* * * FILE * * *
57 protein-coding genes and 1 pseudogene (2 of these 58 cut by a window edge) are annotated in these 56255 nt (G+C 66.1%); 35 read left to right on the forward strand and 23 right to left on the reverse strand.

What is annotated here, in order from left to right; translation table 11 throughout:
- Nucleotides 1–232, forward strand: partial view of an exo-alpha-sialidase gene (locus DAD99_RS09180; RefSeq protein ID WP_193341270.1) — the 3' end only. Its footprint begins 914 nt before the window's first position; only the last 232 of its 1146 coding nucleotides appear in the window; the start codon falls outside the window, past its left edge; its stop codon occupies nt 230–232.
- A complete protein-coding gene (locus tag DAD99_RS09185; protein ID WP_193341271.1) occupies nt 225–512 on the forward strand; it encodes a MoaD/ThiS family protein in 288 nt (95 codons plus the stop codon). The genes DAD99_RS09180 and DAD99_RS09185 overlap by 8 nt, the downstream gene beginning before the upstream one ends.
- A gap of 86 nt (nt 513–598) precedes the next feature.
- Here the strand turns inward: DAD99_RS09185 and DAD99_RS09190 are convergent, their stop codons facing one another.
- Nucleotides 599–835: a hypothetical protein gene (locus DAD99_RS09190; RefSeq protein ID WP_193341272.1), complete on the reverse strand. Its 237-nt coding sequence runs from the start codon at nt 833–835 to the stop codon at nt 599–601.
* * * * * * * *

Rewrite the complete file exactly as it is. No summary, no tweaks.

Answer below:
57 protein-coding genes and 1 pseudogene (2 of these 58 cut by a window edge) are annotated in these 56255 nt (G+C 66.1%); 35 read left to right on the forward strand and 23 right to left on the reverse strand.

What is annotated here, in order from left to right; translation table 11 throughout:
- Nucleotides 1–232, forward strand: partial view of an exo-alpha-sialidase gene (locus DAD99_RS09180; RefSeq protein ID WP_193341270.1) — the 3' end only. Its footprint begins 914 nt before the window's first position; only the last 232 of its 1146 coding nucleotides appear in the window; the start codon falls outside the window, past its left edge; its stop codon occupies nt 230–232.
- A complete protein-coding gene (locus tag DAD99_RS09185; protein ID WP_193341271.1) occupies nt 225–512 on the forward strand; it encodes a MoaD/ThiS family protein in 288 nt (95 codons plus the stop codon). The genes DAD99_RS09180 and DAD99_RS09185 overlap by 8 nt, the downstream gene beginning before the upstream one ends.
- A gap of 86 nt (nt 513–598) precedes the next feature.
- Here the strand turns inward: DAD99_RS09185 and DAD99_RS09190 are convergent, their stop codons facing one another.
- Nucleotides 599–835: a hypothetical protein gene (locus DAD99_RS09190; RefSeq protein ID WP_193341272.1), complete on the reverse strand. Its 237-nt coding sequence runs from the start codon at nt 833–835 to the stop codon at nt 599–601.